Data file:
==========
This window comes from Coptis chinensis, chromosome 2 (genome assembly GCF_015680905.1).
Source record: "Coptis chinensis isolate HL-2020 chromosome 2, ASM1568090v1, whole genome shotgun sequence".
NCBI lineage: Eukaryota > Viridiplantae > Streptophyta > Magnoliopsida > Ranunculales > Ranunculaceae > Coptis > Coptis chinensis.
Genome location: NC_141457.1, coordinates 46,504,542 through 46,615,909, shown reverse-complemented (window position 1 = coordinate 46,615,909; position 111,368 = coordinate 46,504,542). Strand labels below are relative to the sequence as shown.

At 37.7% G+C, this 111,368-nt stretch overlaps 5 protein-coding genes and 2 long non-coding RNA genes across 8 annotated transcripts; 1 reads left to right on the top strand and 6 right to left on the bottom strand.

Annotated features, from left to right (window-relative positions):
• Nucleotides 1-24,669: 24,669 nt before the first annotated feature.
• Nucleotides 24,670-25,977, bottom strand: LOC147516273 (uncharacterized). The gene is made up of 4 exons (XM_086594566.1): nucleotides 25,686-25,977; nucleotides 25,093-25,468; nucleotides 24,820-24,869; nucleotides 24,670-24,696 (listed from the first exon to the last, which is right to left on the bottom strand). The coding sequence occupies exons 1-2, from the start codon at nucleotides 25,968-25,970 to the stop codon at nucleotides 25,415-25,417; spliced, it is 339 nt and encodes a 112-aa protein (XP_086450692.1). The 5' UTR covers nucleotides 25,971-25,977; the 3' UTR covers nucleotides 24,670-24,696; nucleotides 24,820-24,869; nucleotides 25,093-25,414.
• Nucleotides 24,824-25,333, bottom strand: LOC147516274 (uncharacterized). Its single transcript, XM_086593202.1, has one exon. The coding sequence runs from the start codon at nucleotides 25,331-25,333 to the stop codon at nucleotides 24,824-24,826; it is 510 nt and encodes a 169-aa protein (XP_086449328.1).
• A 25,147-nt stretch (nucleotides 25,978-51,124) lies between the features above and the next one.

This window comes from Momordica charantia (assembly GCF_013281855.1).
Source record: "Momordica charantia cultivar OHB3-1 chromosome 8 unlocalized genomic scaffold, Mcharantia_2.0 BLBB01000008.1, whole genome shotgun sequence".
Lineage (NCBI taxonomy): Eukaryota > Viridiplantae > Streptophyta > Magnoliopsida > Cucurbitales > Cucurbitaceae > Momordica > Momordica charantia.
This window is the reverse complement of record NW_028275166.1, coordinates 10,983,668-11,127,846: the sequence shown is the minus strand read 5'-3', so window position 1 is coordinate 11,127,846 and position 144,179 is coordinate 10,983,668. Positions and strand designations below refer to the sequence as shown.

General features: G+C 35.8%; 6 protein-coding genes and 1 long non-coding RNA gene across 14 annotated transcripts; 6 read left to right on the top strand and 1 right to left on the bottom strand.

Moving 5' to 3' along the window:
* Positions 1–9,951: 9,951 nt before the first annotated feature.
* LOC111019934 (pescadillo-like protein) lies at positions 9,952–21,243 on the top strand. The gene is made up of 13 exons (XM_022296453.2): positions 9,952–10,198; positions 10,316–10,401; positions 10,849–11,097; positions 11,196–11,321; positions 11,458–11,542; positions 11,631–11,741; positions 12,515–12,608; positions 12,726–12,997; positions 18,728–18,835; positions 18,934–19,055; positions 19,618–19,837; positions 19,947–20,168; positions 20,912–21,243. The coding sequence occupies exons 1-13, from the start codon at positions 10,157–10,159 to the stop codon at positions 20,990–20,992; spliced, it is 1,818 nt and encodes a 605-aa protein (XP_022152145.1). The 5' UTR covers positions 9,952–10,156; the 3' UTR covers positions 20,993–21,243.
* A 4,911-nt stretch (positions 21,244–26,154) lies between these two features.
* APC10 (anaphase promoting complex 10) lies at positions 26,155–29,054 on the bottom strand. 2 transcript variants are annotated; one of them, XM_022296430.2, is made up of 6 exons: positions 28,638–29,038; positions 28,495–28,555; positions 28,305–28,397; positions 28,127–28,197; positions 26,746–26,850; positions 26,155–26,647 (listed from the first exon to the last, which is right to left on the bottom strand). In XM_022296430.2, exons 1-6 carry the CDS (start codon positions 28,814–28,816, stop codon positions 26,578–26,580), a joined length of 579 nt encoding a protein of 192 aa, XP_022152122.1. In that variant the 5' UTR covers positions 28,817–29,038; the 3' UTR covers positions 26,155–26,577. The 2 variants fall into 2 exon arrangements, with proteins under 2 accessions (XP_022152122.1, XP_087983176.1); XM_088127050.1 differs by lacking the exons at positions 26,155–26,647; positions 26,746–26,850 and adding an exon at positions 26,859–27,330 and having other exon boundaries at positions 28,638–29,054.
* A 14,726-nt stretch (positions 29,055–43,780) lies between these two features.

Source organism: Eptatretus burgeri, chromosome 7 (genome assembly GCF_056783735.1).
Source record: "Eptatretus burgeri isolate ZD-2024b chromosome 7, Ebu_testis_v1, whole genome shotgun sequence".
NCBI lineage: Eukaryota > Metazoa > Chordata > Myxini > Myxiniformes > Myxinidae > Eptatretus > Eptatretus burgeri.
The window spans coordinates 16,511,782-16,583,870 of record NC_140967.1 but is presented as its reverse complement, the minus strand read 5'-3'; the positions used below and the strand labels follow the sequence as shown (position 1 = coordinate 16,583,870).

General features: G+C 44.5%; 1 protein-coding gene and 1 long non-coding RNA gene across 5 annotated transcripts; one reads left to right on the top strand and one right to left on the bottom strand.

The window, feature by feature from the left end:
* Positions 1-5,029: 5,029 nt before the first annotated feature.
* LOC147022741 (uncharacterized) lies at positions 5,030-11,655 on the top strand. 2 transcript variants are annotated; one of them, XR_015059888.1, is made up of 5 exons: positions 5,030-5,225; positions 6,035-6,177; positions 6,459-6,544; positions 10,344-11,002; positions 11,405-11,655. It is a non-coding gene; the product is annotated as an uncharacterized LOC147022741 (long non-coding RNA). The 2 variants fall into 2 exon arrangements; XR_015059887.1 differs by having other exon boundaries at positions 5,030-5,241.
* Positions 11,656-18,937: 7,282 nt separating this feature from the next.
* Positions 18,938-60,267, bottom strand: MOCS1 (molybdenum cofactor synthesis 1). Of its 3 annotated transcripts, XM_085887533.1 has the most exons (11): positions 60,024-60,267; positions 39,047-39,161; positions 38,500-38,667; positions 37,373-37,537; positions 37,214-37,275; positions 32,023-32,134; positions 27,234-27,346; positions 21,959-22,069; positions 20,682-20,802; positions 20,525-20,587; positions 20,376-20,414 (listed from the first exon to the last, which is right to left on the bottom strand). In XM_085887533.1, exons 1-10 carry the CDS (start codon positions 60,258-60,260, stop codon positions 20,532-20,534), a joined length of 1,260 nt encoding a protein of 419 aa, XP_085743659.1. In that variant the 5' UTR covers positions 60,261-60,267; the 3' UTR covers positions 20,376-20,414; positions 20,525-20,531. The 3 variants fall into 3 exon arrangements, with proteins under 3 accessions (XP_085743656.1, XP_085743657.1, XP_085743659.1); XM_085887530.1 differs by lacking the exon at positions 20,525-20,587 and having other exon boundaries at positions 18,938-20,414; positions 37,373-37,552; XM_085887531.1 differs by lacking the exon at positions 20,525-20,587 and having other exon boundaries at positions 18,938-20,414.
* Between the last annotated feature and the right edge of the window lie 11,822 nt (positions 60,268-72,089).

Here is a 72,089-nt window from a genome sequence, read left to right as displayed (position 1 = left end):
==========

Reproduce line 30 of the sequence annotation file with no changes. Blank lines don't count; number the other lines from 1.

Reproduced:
* Positions 11,656-18,937: 7,282 nt separating this feature from the next.